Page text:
My first home in Riverside was on Third Street, in a large white apartment which is still there. My parents had fond memories of it, but I don't recall anything from this period except one or two visits to a dairy farm in Arlington.
The onset of adolescence was accompanied by a radical change in where we lived. After six years in Riverside, we were shipped to Germany for a three-year tour. I might as well have been dumped on the dark side of the moon.
DM: I absolutely loved your book Lightning Time. It reminded me of Russell Banks' Cloudsplitter. Could you talk about the book, as well as your interest in John Brown, whom many people dismiss as a nutcase?
DR: I can't recall how I decided to write a book about John Brown. I do know it had nothing to do with Cloudsplitter, nor with Raising Holy Hell by Bruce Olds, nor Flashman and the Angel of the Lord by George MacDonald Fraser, both of which I have.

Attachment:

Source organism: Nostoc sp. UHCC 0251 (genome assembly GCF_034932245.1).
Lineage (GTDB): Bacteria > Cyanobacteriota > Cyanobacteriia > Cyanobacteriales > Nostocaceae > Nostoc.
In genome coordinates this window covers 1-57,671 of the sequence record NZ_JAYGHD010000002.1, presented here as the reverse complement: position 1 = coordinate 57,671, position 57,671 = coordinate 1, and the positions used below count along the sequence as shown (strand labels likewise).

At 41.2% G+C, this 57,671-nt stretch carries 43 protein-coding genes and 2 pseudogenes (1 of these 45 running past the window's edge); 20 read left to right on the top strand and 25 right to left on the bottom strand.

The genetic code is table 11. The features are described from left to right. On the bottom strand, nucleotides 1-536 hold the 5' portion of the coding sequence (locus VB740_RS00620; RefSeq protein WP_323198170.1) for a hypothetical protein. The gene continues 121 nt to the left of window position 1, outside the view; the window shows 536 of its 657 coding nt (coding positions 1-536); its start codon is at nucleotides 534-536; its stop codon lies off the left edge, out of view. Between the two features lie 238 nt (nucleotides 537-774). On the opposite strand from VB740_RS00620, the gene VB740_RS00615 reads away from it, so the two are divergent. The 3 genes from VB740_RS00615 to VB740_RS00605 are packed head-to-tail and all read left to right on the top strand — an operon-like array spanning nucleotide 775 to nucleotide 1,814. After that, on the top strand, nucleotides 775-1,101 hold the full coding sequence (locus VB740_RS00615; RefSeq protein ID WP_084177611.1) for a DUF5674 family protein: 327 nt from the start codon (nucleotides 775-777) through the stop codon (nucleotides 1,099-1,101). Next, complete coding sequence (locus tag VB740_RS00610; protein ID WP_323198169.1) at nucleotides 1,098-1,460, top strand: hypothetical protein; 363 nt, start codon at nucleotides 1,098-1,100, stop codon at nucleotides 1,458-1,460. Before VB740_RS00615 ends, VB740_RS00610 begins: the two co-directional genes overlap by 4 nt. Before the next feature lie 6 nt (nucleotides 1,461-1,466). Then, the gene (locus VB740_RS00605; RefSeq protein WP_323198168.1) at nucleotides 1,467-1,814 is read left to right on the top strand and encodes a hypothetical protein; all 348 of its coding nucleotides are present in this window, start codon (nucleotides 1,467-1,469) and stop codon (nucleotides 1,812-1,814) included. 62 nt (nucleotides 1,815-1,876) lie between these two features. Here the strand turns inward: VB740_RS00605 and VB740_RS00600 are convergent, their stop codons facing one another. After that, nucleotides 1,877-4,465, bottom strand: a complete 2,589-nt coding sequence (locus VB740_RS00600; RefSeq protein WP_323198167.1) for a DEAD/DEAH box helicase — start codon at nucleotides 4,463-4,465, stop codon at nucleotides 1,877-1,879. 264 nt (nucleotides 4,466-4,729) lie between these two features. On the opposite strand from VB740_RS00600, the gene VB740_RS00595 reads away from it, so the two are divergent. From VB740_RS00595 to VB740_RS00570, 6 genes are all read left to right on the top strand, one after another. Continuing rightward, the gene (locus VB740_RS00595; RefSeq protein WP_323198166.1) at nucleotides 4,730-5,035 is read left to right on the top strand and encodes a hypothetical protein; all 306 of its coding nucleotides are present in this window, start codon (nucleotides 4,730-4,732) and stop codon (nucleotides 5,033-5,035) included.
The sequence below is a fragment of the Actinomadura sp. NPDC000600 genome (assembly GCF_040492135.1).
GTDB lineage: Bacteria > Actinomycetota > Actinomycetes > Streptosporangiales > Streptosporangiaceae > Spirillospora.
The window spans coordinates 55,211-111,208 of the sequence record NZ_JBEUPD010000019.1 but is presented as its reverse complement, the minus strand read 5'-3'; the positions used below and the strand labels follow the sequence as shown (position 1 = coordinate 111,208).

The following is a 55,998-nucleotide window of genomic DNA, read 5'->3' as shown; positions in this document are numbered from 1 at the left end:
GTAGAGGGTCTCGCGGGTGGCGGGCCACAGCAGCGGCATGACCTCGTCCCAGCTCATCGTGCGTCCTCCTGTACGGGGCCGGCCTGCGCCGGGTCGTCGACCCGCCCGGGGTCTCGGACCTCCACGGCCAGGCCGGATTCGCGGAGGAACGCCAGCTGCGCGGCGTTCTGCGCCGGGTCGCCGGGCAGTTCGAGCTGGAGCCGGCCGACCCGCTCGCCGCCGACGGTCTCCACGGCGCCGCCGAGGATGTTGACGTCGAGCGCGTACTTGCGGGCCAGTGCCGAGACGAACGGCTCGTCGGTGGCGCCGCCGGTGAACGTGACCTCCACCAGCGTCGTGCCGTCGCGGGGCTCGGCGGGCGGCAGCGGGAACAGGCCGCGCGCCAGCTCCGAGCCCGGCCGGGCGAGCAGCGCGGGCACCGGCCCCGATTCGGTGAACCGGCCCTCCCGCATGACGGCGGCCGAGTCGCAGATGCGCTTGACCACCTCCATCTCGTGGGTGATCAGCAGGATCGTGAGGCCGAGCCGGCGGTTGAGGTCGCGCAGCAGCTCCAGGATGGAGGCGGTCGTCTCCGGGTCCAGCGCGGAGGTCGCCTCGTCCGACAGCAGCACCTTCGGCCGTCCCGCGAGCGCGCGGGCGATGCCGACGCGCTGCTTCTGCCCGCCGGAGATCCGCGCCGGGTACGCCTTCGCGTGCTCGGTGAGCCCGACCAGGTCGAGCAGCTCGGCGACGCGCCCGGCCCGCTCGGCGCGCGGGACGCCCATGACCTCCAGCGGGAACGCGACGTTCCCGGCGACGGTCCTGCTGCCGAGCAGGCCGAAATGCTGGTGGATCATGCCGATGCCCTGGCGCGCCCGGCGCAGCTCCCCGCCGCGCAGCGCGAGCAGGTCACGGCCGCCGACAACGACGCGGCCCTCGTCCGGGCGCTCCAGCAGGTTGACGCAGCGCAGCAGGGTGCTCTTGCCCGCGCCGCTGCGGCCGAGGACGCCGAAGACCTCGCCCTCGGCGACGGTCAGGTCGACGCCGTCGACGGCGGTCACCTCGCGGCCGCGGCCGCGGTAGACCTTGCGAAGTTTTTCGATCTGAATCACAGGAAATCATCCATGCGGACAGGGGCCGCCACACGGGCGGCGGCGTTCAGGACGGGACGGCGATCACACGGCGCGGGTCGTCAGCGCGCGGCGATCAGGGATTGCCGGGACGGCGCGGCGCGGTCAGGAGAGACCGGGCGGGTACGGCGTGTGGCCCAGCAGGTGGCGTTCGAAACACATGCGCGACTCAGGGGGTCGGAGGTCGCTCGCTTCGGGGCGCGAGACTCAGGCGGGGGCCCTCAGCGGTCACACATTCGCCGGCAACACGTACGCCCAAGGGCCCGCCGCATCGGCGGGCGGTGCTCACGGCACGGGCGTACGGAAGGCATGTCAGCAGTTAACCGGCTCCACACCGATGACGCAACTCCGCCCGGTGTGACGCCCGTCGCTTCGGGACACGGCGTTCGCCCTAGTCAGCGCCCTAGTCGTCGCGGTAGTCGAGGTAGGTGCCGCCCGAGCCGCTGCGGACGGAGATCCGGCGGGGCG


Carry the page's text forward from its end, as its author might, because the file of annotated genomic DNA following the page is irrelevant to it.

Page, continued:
As to John Brown being crazy -- like a fox, maybe. He is the only American radical since the American revolution who has made this country conform to his viewpoint. In 1859, slavery was the most powerful force in the United States. In 1865, it didn't exist. Some nutcase. And, as I like to say, "If John Brown was crazy for being willing to give his life to end American slavery, what was Robert E. Lee for being willing to collude in the deaths of 600,000 of his countrymen in order to keep it?"
As to how I came to be interested in him, all I recall is that, having written a novel about a dysfunctional family (Persistence of Vision, unpublished) I wanted to write one about a close family. How that tied in with John Brown I don't remember.